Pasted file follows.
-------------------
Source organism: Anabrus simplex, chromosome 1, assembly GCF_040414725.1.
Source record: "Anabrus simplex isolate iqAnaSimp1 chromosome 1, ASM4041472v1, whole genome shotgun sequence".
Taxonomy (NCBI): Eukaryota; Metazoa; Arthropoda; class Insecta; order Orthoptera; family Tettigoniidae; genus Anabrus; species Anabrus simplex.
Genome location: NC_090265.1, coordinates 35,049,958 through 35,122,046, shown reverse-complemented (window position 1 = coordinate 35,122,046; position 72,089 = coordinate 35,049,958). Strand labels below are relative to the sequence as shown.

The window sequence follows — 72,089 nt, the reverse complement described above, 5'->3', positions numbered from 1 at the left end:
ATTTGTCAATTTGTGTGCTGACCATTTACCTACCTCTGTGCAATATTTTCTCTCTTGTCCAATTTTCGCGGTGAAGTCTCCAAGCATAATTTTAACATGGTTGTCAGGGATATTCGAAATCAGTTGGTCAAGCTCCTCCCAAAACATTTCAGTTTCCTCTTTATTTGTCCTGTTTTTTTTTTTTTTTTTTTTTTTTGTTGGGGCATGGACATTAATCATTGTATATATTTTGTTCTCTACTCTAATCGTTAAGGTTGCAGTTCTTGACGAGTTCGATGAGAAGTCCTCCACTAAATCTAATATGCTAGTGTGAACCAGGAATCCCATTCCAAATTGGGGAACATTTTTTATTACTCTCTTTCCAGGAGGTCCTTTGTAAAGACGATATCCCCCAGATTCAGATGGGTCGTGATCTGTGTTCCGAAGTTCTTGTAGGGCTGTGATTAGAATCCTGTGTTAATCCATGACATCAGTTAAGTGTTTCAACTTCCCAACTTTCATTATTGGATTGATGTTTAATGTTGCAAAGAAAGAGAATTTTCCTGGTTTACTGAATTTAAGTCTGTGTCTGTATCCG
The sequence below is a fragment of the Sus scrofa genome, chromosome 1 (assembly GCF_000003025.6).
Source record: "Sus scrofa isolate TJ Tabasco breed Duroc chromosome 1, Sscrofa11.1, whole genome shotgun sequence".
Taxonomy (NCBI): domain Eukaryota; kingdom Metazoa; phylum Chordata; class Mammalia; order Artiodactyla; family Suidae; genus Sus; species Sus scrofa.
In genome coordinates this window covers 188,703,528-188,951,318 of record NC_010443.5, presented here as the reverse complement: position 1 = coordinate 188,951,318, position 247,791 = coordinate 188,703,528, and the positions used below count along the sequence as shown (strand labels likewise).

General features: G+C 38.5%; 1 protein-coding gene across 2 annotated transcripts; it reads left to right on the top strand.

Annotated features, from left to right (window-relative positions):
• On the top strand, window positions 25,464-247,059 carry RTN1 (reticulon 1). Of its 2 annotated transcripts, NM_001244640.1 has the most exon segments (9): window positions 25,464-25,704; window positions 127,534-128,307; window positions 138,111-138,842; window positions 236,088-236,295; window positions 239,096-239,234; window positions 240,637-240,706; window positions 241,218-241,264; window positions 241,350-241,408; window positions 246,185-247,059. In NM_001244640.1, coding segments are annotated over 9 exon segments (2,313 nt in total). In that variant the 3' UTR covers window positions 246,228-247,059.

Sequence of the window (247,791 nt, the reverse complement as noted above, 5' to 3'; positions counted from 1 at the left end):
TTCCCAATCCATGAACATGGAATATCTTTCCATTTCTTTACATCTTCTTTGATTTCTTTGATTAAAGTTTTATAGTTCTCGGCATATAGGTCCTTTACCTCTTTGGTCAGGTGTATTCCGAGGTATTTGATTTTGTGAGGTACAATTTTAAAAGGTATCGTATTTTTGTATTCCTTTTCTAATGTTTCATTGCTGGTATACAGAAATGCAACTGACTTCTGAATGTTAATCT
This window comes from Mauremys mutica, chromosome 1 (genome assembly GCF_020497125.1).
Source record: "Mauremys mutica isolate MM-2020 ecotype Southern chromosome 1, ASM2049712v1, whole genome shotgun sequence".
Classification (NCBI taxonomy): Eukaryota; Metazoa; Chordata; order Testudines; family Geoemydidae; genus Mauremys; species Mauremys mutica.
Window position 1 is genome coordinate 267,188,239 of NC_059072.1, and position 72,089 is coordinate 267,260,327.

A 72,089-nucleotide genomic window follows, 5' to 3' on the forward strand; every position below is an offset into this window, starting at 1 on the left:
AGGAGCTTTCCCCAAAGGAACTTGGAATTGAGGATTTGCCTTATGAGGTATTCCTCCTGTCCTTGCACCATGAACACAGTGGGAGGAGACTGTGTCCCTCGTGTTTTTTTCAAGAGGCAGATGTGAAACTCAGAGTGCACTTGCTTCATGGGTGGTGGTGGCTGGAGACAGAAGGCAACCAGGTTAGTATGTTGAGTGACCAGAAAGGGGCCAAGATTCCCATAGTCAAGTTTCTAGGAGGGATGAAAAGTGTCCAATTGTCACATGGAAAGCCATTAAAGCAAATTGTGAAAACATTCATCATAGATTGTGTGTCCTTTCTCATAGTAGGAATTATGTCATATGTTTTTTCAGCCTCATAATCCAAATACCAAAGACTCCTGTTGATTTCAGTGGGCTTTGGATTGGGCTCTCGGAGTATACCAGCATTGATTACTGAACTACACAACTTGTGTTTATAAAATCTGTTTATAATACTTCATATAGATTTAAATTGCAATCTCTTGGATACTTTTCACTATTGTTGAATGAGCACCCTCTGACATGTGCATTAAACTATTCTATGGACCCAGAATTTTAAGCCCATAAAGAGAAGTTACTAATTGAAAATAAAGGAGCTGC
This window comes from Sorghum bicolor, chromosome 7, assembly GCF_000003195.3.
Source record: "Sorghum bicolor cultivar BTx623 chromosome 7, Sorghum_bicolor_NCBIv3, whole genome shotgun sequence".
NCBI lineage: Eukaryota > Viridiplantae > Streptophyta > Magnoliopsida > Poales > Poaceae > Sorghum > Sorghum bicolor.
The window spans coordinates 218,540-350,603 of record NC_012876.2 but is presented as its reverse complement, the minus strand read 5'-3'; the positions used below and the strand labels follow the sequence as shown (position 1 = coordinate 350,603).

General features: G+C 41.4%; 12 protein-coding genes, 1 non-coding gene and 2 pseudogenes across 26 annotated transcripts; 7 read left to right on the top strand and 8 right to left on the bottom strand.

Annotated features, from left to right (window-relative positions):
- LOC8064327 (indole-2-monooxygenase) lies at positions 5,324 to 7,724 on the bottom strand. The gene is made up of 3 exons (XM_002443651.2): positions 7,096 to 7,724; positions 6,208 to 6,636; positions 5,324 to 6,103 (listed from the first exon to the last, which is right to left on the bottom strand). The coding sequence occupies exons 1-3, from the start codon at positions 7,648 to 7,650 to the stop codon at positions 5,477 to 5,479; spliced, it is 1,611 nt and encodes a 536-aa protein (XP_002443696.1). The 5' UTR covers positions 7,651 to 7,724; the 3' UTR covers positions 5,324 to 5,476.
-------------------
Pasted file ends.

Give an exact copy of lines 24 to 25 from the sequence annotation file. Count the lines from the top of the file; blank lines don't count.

NCBI lineage: Eukaryota > Viridiplantae > Streptophyta > Magnoliopsida > Poales > Poaceae > Sorghum > Sorghum bicolor.
The window spans coordinates 218,540-350,603 of record NC_012876.2 but is presented as its reverse complement, the minus strand read 5'-3'; the positions used below and the strand labels follow the sequence as shown (position 1 = coordinate 350,603).